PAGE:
published Genesis for Everyone (Parts 1 and 2), the first two volumes of the ‘Old Testament for Everyone’ commentary series. He holds membership in the Society of Biblical Literature and serves on the editorial board for the Library of Hebrew Bible/Old Testament Studies.

About the Conference
The 2012 ANZATS Conference Committee invites papers on research into the theological interpretation of the Bible, the Church and the World. Without intending to be restrictive, this theme draws particular attention to three focal areas of theological reflection: the Bible itself, the nature and mission of the Church, and the inter-relationship of the Christian faith and society. In this latter category, papers can deal with such subjects as the arts, culture, environment, ethics, justice, and politics. The conference will begin with registration and a lecture on the evening of Sunday 1 July, and conclude after lunch on Wednesday 4 July. The venue will be Emmanuel College in the University of Queensland. Delegates will be asked to make their own accommodation bookings separately from registration. For further information and updates please see the ANZATS website:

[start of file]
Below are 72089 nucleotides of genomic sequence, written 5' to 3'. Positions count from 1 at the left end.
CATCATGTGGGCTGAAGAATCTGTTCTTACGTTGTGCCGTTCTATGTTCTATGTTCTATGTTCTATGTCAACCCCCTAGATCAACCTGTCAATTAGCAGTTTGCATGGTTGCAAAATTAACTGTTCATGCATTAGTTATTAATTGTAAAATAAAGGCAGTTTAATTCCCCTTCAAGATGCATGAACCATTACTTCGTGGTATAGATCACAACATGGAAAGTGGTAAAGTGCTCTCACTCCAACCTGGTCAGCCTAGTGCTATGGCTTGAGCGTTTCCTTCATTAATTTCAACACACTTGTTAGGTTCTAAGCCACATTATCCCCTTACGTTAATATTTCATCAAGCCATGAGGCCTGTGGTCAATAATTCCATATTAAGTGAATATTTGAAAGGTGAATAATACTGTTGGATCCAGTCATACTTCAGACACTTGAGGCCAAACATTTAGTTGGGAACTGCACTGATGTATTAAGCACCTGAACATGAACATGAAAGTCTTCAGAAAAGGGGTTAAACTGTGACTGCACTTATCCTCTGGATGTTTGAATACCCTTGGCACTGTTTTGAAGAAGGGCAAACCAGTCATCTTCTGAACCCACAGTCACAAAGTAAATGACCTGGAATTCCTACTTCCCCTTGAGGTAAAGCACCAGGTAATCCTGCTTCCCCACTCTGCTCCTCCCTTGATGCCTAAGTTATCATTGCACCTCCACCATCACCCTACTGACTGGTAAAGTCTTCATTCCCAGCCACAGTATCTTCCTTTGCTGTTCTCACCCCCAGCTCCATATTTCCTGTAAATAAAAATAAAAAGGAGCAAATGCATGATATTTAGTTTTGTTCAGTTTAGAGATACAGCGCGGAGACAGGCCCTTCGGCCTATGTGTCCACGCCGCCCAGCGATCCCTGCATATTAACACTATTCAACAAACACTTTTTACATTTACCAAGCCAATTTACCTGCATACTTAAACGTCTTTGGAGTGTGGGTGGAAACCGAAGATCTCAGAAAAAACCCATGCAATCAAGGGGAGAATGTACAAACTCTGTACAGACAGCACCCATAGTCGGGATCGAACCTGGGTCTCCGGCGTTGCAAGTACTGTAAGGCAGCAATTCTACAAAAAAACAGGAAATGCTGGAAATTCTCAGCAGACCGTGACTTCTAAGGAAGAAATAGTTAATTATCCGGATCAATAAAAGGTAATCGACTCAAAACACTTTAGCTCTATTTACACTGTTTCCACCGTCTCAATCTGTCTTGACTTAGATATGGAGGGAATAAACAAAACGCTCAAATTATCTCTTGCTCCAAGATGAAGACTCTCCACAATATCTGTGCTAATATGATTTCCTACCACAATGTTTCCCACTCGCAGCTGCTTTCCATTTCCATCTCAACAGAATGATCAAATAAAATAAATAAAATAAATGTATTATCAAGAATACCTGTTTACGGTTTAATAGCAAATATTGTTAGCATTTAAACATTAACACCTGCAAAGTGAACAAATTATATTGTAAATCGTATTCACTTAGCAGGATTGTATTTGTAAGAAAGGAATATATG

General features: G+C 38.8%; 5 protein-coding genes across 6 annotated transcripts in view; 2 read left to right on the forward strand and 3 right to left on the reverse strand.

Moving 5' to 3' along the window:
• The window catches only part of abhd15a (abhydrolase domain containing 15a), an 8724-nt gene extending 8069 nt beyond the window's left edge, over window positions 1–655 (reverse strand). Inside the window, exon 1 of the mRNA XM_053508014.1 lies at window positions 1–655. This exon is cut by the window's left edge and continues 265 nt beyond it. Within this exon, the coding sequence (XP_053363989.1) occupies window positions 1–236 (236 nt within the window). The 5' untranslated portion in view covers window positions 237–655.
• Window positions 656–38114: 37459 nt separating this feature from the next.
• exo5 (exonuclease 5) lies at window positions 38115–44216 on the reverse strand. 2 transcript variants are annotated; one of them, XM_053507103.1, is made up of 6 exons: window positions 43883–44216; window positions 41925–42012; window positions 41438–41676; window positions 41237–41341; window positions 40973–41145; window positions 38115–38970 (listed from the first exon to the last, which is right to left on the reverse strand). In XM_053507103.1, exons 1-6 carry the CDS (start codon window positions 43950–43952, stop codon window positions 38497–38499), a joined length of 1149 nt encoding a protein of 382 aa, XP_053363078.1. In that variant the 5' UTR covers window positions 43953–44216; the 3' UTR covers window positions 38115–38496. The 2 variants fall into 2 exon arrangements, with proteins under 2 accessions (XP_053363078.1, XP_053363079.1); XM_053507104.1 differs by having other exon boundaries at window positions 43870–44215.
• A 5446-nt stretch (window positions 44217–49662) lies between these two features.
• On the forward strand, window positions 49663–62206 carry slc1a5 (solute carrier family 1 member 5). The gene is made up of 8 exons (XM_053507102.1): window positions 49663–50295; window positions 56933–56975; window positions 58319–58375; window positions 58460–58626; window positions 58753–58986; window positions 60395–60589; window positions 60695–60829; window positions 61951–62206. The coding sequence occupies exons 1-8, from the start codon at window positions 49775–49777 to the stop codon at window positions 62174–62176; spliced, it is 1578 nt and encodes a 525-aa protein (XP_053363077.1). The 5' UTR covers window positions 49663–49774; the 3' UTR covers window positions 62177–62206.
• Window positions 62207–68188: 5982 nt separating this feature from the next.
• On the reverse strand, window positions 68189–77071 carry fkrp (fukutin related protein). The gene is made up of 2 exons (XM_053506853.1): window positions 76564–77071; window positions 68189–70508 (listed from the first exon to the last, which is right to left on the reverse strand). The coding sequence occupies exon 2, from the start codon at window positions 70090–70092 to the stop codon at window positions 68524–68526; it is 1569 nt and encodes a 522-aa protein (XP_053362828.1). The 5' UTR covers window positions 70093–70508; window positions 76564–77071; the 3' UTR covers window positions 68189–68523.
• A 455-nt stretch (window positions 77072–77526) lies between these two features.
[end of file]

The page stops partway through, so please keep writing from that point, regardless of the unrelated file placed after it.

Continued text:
ANZATS Conference 2012: Hermeneutics

Looking ahead to next year I have found out that the ANZATS (Australian and New Zealand Association of Theological Schools) Conference for 2012 is going to be held in Brisbane from July 1-4. The conference theme will be Hermeneutics. More details to follow, but the more hermeneutically inclined might want to put the dates in their diaries.

God and the New Atheism: Melbourne Conference with David Fergusson

Registration form - final
Information has arrived concerning a forthcoming conference to be held at the Centre for Theology and Ministry in Melbourne on October 10th, with Professor David Fergusson. The theme is to be 'God and the New Atheism' and a Call for Papers has also been issued.

Further details are available from the CTM website 
, including a copy of the Call for Papers and Registration form.

Please publicize the conference as widely as possible.